When an individual goes into work each day, particularly where manual labor is involved, it can be strenuous and grueling. It can at least be reassuring to know that after an injury workers' compensation may alleviate some of your concerns, especially monetarily.
If that support is taken away, it can be unsettling to think that no insurance exists to cover medical expenses, rehabilitation and lost wages. A workplace accident can be difficult to overcome when no help is available.
Recently, a North Carolina Senate proposal has suggested removing medical benefits for immigrants working in the U.S. without proper documentation or permission who suffer workplace injuries. The state's current workers' compensation program provides medical care coverage to protect all employees, including those not in the country legally, and protects businesses that provide workers' compensation benefits from being sued by injured workers.
Workers without legal status reportedly account for more than five percent of North Carolina's workforce, often taking some of the most precarious jobs and sometimes hesitating to file claims for workers' compensation. For many reasons, it is believed to be cheaper to hire them instead of Americans. However, removing workers' compensation benefits for some workers and not others could upset the system, which currently benefits both employees and employers.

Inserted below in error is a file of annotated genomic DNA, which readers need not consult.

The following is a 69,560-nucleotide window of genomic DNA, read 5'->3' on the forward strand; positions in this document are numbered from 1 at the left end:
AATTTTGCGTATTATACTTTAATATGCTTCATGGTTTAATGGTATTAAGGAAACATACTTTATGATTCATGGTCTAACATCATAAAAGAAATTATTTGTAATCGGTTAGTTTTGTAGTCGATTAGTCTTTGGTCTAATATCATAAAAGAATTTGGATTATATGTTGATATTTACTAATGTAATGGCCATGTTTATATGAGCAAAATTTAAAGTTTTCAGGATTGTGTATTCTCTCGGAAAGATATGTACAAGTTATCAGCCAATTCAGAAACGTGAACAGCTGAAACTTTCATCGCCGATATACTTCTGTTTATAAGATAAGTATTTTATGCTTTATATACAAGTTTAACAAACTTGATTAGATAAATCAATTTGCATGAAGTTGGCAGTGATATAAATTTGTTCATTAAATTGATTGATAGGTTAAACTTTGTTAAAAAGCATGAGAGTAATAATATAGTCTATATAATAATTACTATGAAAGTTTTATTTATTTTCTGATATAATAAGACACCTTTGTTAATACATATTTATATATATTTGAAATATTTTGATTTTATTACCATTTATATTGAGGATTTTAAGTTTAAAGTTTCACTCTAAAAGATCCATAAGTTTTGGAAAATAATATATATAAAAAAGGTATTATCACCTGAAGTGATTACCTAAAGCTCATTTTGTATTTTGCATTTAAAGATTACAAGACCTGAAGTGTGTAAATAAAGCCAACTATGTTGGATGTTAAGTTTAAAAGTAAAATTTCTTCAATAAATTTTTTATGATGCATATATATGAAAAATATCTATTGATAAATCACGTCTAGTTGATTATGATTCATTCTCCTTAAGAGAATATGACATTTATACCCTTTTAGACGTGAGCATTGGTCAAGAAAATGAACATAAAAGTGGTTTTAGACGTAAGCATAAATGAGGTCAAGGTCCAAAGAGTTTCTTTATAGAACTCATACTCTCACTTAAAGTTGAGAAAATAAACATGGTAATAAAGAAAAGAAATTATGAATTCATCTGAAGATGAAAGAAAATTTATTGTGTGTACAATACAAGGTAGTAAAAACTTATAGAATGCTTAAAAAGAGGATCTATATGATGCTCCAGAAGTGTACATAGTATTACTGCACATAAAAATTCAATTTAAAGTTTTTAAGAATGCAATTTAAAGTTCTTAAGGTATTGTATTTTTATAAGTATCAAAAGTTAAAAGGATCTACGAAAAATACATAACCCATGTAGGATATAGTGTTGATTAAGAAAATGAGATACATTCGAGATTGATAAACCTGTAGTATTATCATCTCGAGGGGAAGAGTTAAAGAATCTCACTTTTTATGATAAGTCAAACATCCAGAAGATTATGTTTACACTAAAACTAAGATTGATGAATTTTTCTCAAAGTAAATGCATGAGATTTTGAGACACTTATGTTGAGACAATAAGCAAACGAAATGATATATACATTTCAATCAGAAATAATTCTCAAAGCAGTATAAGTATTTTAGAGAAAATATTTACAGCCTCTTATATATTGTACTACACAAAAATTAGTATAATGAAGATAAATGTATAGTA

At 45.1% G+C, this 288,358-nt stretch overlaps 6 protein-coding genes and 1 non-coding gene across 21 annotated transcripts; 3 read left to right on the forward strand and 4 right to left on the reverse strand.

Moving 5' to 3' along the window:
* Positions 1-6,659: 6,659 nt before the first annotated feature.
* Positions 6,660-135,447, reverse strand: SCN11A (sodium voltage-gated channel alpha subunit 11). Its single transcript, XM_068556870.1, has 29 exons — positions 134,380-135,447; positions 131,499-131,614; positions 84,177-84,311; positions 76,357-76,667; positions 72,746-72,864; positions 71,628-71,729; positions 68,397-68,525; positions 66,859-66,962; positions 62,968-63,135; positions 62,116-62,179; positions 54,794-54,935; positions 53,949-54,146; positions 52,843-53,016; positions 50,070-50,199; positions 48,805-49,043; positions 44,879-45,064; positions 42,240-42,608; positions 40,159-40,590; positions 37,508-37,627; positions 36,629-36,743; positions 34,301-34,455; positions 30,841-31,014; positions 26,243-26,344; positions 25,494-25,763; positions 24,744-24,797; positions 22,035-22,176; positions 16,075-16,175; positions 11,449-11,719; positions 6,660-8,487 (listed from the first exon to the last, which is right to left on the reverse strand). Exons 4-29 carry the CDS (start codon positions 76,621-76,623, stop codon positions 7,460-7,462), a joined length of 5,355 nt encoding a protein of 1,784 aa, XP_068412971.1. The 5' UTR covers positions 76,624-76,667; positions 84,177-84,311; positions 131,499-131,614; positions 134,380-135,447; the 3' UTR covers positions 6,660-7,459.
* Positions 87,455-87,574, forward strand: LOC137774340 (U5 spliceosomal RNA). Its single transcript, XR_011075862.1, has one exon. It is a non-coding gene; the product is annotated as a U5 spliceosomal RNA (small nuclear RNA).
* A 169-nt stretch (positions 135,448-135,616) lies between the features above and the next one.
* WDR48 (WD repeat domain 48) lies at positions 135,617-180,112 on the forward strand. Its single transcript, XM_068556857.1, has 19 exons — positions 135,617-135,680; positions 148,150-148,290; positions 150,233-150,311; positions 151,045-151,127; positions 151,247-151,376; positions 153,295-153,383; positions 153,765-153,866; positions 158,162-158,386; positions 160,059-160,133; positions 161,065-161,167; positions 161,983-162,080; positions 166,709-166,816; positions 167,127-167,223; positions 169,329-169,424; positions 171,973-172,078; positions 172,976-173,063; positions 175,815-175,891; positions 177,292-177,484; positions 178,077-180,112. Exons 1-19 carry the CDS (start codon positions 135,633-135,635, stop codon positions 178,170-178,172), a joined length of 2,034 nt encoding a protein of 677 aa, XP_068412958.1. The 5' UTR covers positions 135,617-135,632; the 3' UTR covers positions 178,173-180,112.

Additionally, hospitals would be affected, as they are required by law to provide treatment to every patient without regard to the legality of their residency, so they often have to absorb the costs when employee claims are not accepted. North Carolina law dictates that insurance benefits must be provided even to under or undocumented workers, but the new bill would allow companies that can demonstrate their ignorance of injured employees' immigration status to deny them workers' compensation medical benefits.
The proposed provision, which is currently pending, was reportedly drafted after speculation that the system allowed illegal workers to receive benefits even after a doctor cleared them to return to their jobs. It will be interesting to see if this proposal will move forward.